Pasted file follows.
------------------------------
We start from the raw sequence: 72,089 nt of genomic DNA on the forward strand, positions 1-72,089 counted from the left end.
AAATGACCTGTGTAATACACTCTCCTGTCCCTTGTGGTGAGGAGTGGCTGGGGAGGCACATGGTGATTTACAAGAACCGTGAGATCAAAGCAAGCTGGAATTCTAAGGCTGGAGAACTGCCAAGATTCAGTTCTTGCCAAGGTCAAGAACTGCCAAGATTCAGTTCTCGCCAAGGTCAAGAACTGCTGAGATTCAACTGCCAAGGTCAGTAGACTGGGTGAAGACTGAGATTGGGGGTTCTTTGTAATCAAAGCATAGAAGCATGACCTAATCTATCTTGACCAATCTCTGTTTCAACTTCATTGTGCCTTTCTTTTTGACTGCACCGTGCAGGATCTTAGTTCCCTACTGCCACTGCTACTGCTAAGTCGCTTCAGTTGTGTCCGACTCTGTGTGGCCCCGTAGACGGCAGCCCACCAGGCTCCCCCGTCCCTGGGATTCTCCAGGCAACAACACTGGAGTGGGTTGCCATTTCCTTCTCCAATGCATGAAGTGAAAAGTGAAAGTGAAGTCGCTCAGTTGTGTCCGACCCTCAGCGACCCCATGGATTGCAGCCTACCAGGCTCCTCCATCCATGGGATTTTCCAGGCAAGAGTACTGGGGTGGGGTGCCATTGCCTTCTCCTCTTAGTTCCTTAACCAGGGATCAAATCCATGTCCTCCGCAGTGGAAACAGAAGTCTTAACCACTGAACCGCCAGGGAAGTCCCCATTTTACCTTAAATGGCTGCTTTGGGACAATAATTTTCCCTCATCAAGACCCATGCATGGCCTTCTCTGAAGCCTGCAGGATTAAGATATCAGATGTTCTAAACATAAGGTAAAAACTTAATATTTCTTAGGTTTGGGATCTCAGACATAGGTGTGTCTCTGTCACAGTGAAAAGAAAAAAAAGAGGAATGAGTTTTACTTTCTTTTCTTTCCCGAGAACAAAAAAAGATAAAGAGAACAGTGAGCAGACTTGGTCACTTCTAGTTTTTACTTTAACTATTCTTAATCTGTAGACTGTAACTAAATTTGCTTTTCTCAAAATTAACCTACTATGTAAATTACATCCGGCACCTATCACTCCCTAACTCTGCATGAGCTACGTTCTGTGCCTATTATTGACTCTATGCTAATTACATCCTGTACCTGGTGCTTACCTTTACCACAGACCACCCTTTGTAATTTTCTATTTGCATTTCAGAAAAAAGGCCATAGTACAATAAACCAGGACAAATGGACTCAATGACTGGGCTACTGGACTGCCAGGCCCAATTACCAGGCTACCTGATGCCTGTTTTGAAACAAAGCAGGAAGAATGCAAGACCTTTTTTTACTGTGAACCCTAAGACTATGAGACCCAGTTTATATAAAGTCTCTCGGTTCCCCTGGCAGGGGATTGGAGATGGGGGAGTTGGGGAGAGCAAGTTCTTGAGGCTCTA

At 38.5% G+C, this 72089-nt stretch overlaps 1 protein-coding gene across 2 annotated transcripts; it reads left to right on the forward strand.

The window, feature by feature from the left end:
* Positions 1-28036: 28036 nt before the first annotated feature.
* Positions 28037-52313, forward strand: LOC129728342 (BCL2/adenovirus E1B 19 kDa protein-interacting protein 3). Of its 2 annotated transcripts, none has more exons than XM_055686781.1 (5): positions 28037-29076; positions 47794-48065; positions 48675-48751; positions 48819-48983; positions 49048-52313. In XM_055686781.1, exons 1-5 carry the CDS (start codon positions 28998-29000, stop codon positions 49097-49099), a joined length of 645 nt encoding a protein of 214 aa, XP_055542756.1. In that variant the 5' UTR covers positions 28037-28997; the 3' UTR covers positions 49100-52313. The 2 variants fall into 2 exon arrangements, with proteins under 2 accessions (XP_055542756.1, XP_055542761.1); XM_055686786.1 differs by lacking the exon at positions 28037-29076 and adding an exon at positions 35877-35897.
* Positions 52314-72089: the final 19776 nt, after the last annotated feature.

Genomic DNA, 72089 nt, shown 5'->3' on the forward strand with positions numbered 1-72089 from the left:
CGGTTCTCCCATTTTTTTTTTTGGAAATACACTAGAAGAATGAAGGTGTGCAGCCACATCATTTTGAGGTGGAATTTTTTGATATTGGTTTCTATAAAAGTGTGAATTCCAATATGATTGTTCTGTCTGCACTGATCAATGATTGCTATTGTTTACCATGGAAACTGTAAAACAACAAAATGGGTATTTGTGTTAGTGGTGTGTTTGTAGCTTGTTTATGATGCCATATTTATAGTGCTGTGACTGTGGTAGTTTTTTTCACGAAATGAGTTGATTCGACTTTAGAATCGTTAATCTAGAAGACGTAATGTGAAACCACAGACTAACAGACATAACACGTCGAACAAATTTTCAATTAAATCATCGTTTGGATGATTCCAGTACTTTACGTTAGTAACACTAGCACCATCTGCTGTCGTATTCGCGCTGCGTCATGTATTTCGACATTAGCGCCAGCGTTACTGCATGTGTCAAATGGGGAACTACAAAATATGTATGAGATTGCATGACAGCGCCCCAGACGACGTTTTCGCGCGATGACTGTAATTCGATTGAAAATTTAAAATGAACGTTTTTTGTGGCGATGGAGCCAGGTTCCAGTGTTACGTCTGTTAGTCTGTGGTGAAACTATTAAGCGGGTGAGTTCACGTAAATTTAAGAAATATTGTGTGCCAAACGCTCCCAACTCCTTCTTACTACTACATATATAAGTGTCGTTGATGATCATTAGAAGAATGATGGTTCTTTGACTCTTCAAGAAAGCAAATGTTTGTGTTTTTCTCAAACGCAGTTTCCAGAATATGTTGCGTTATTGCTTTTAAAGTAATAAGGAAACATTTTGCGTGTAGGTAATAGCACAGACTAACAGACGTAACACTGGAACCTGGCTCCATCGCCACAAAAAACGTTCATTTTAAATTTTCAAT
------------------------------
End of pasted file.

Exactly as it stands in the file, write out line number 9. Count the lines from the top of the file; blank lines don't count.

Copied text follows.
CGGTTCTCCCATTTTTTTTTTTGGAAATACACTAGAAGAATGAAGGTGTGCAGCCACATCATTTTGAGGTGGAATTTTTTGATATTGGTTTCTATAAAAGTGTGAATTCCAATATGATTGTTCTGTCTGCACTGATCAATGATTGCTATTGTTTACCATGGAAACTGTAAAACAACAAAATGGGTATTTGTGTTAGTGGTGTGTTTGTAGCTTGTTTATGATGCCATATTTATAGTGCTGTGACTGTGGTAGTTTTTTTCACGAAATGAGTTGATTCGACTTTAGAATCGTTAATCTAGAAGACGTAATGTGAAACCACAGACTAACAGACATAACACGTCGAACAAATTTTCAATTAAATCATCGTTTGGATGATTCCAGTACTTTACGTTAGTAACACTAGCACCATCTGCTGTCGTATTCGCGCTGCGTCATGTATTTCGACATTAGCGCCAGCGTTACTGCATGTGTCAAATGGGGAACTACAAAATATGTATGAGATTGCATGACAGCGCCCCAGACGACGTTTTCGCGCGATGACTGTAATTCGATTGAAAATTTAAAATGAACGTTTTTTGTGGCGATGGAGCCAGGTTCCAGTGTTACGTCTGTTAGTCTGTGGTGAAACTATTAAGCGGGTGAGTTCACGTAAATTTAAGAAATATTGTGTGCCAAACGCTCCCAACTCCTTCTTACTACTACATATATAAGTGTCGTTGATGATCATTAGAAGAATGATGGTTCTTTGACTCTTCAAGAAAGCAAATGTTTGTGTTTTTCTCAAACGCAGTTTCCAGAATATGTTGCGTTATTGCTTTTAAAGTAATAAGGAAACATTTTGCGTGTAGGTAATAGCACAGACTAACAGACGTAACACTGGAACCTGGCTCCATCGCCACAAAAAACGTTCATTTTAAATTTTCAAT